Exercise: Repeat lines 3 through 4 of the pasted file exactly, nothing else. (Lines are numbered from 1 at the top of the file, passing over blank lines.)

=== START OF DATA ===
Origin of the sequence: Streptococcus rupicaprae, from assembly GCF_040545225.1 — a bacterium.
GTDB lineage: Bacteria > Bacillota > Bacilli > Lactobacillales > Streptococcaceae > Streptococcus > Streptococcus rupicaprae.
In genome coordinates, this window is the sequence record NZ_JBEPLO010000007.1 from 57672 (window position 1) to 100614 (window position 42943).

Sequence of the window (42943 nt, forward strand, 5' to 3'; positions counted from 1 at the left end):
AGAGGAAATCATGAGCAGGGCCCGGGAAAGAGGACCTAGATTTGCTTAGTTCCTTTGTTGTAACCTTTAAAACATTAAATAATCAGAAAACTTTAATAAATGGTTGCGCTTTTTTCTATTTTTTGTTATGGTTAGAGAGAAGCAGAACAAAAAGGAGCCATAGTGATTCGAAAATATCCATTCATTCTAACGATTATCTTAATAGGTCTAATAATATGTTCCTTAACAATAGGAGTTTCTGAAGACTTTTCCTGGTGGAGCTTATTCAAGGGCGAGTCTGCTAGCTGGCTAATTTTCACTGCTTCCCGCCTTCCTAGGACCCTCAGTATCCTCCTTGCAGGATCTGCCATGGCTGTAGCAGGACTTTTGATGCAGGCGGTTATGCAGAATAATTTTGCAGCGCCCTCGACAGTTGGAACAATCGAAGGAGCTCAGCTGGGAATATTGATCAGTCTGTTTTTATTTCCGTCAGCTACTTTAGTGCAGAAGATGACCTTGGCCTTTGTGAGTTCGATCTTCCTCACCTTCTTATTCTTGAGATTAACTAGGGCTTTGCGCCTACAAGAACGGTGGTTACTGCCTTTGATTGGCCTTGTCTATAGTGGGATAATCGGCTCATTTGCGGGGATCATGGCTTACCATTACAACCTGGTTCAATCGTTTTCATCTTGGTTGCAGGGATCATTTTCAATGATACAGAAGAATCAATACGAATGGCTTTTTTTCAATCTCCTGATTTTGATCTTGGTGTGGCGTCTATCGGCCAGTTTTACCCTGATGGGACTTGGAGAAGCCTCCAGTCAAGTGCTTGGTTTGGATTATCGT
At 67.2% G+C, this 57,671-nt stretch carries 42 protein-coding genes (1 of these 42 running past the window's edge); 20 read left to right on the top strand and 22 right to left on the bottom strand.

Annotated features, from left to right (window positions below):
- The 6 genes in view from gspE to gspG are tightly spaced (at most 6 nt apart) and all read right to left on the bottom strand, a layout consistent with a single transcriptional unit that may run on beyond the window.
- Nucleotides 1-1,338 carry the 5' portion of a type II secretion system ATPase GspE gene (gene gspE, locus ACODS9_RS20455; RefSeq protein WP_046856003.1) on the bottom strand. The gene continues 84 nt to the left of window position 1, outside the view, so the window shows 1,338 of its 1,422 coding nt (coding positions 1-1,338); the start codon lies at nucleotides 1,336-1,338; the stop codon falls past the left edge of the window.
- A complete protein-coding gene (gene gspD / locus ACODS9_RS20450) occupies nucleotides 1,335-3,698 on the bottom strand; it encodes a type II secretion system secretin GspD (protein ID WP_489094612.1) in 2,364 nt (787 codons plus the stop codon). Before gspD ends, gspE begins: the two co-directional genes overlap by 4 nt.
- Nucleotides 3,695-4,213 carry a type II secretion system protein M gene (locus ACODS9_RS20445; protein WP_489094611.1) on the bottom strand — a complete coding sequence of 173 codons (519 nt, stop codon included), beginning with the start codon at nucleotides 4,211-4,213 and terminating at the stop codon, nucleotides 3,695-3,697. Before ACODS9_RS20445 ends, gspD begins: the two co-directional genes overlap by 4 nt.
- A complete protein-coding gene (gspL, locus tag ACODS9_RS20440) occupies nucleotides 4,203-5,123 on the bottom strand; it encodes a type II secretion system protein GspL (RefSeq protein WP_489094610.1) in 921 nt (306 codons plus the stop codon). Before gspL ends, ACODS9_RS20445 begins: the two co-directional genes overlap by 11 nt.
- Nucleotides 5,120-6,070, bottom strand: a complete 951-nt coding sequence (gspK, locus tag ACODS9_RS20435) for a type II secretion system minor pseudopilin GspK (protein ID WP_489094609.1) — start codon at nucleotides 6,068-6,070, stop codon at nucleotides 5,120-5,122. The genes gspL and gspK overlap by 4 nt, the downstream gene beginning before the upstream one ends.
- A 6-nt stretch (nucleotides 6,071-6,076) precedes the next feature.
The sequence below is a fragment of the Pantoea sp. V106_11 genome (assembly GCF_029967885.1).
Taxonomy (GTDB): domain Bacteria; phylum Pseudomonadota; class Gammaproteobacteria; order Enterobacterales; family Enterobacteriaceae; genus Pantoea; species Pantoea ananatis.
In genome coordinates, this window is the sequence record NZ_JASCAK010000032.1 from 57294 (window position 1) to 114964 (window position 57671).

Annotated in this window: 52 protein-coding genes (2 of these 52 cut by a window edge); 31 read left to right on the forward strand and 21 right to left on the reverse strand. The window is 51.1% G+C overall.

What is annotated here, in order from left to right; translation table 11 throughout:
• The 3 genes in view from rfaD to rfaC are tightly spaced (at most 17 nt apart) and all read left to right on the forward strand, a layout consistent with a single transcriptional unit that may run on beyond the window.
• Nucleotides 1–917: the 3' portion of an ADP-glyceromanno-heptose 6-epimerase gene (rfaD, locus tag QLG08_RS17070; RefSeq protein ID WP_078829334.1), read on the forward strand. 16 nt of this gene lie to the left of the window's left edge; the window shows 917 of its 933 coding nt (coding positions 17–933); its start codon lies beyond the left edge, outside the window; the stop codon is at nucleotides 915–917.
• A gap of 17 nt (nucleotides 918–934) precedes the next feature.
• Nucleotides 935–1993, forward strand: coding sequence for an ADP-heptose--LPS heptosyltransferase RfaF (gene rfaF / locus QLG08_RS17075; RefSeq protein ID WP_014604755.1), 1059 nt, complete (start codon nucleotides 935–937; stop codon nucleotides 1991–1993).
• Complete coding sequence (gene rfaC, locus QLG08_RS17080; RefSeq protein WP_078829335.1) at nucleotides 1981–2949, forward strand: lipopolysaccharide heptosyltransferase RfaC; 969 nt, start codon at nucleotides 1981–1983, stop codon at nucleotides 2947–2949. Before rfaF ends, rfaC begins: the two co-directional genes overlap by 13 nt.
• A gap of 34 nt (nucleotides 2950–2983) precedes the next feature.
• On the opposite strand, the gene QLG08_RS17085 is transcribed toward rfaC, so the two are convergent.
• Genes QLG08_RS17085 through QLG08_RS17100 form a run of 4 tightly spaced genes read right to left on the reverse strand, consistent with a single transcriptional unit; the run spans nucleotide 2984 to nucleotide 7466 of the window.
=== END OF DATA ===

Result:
In genome coordinates, this window is the sequence record NZ_JBEPLO010000007.1 from 57672 (window position 1) to 100614 (window position 42943).

Sequence of the window (42943 nt, forward strand, 5' to 3'; positions counted from 1 at the left end):